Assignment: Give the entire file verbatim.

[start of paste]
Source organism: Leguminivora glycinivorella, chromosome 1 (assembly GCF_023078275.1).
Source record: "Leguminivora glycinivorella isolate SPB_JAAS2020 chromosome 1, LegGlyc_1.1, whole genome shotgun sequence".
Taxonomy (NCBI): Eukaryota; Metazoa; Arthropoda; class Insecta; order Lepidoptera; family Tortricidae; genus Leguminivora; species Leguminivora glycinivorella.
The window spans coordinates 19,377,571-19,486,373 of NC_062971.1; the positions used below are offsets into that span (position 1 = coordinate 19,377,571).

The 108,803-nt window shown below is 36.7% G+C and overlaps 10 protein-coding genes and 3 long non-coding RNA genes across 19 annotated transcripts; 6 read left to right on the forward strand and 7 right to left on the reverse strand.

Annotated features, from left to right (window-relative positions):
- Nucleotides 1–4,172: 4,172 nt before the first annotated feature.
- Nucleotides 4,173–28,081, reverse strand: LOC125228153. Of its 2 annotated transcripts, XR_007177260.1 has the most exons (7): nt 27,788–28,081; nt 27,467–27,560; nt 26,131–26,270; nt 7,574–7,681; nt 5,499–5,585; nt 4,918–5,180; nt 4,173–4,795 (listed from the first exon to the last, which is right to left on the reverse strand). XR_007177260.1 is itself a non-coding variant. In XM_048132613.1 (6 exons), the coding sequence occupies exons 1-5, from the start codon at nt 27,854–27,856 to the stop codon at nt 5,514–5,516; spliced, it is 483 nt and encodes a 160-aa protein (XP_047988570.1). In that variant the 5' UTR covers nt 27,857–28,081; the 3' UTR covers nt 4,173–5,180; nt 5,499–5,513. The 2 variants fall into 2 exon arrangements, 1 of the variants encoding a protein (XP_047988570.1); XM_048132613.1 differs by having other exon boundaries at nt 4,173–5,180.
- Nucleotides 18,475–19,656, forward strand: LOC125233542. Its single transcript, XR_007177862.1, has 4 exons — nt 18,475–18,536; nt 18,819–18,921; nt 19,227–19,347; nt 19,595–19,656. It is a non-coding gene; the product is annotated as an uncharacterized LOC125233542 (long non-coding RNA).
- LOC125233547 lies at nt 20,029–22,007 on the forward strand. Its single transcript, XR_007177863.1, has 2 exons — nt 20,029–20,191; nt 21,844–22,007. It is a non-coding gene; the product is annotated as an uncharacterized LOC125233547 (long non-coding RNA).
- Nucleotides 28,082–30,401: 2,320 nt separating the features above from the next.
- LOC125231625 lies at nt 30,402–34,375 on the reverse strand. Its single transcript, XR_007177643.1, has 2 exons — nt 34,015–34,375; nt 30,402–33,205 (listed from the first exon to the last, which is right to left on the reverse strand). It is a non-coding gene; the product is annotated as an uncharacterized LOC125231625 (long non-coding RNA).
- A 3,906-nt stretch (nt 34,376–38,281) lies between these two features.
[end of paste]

Source organism: Leguminivora glycinivorella, chromosome 1 (assembly GCF_023078275.1).
Source record: "Leguminivora glycinivorella isolate SPB_JAAS2020 chromosome 1, LegGlyc_1.1, whole genome shotgun sequence".
Taxonomy (NCBI): Eukaryota; Metazoa; Arthropoda; class Insecta; order Lepidoptera; family Tortricidae; genus Leguminivora; species Leguminivora glycinivorella.
The window spans coordinates 19,377,571-19,486,373 of NC_062971.1; the positions used below are offsets into that span (position 1 = coordinate 19,377,571).

The 108,803-nt window shown below is 36.7% G+C and overlaps 10 protein-coding genes and 3 long non-coding RNA genes across 19 annotated transcripts; 6 read left to right on the forward strand and 7 right to left on the reverse strand.

Annotated features, from left to right (window-relative positions):
- Nucleotides 1–4,172: 4,172 nt before the first annotated feature.
- Nucleotides 4,173–28,081, reverse strand: LOC125228153. Of its 2 annotated transcripts, XR_007177260.1 has the most exons (7): nt 27,788–28,081; nt 27,467–27,560; nt 26,131–26,270; nt 7,574–7,681; nt 5,499–5,585; nt 4,918–5,180; nt 4,173–4,795 (listed from the first exon to the last, which is right to left on the reverse strand). XR_007177260.1 is itself a non-coding variant. In XM_048132613.1 (6 exons), the coding sequence occupies exons 1-5, from the start codon at nt 27,854–27,856 to the stop codon at nt 5,514–5,516; spliced, it is 483 nt and encodes a 160-aa protein (XP_047988570.1). In that variant the 5' UTR covers nt 27,857–28,081; the 3' UTR covers nt 4,173–5,180; nt 5,499–5,513. The 2 variants fall into 2 exon arrangements, 1 of the variants encoding a protein (XP_047988570.1); XM_048132613.1 differs by having other exon boundaries at nt 4,173–5,180.
- Nucleotides 18,475–19,656, forward strand: LOC125233542. Its single transcript, XR_007177862.1, has 4 exons — nt 18,475–18,536; nt 18,819–18,921; nt 19,227–19,347; nt 19,595–19,656. It is a non-coding gene; the product is annotated as an uncharacterized LOC125233542 (long non-coding RNA).
- LOC125233547 lies at nt 20,029–22,007 on the forward strand. Its single transcript, XR_007177863.1, has 2 exons — nt 20,029–20,191; nt 21,844–22,007. It is a non-coding gene; the product is annotated as an uncharacterized LOC125233547 (long non-coding RNA).
- Nucleotides 28,082–30,401: 2,320 nt separating the features above from the next.
- LOC125231625 lies at nt 30,402–34,375 on the reverse strand. Its single transcript, XR_007177643.1, has 2 exons — nt 34,015–34,375; nt 30,402–33,205 (listed from the first exon to the last, which is right to left on the reverse strand). It is a non-coding gene; the product is annotated as an uncharacterized LOC125231625 (long non-coding RNA).
- A 3,906-nt stretch (nt 34,376–38,281) lies between these two features.